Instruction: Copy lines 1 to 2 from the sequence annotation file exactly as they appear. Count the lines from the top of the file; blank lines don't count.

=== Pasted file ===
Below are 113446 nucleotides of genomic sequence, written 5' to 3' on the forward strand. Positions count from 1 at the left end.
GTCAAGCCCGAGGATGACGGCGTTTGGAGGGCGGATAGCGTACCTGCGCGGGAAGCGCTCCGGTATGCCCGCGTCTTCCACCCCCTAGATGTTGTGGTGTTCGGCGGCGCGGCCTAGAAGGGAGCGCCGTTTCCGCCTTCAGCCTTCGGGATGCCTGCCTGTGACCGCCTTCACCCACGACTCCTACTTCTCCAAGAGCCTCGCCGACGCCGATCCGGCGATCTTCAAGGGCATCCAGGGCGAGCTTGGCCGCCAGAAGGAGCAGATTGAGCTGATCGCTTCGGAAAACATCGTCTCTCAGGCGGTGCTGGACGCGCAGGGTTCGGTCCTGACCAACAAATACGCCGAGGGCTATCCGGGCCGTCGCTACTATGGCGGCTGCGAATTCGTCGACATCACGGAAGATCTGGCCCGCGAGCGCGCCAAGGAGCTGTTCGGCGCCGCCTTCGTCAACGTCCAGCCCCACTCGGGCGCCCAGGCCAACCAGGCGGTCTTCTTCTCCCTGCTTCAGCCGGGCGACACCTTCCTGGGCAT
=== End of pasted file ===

Below are 113446 nucleotides of genomic sequence, written 5' to 3' on the forward strand. Positions count from 1 at the left end.
GTCAAGCCCGAGGATGACGGCGTTTGGAGGGCGGATAGCGTACCTGCGCGGGAAGCGCTCCGGTATGCCCGCGTCTTCCACCCCCTAGATGTTGTGGTGTTCGGCGGCGCGGCCTAGAAGGGAGCGCCGTTTCCGCCTTCAGCCTTCGGGATGCCTGCCTGTGACCGCCTTCACCCACGACTCCTACTTCTCCAAGAGCCTCGCCGACGCCGATCCGGCGATCTTCAAGGGCATCCAGGGCGAGCTTGGCCGCCAGAAGGAGCAGATTGAGCTGATCGCTTCGGAAAACATCGTCTCTCAGGCGGTGCTGGACGCGCAGGGTTCGGTCCTGACCAACAAATACGCCGAGGGCTATCCGGGCCGTCGCTACTATGGCGGCTGCGAATTCGTCGACATCACGGAAGATCTGGCCCGCGAGCGCGCCAAGGAGCTGTTCGGCGCCGCCTTCGTCAACGTCCAGCCCCACTCGGGCGCCCAGGCCAACCAGGCGGTCTTCTTCTCCCTGCTTCAGCCGGGCGACACCTTCCTGGGCAT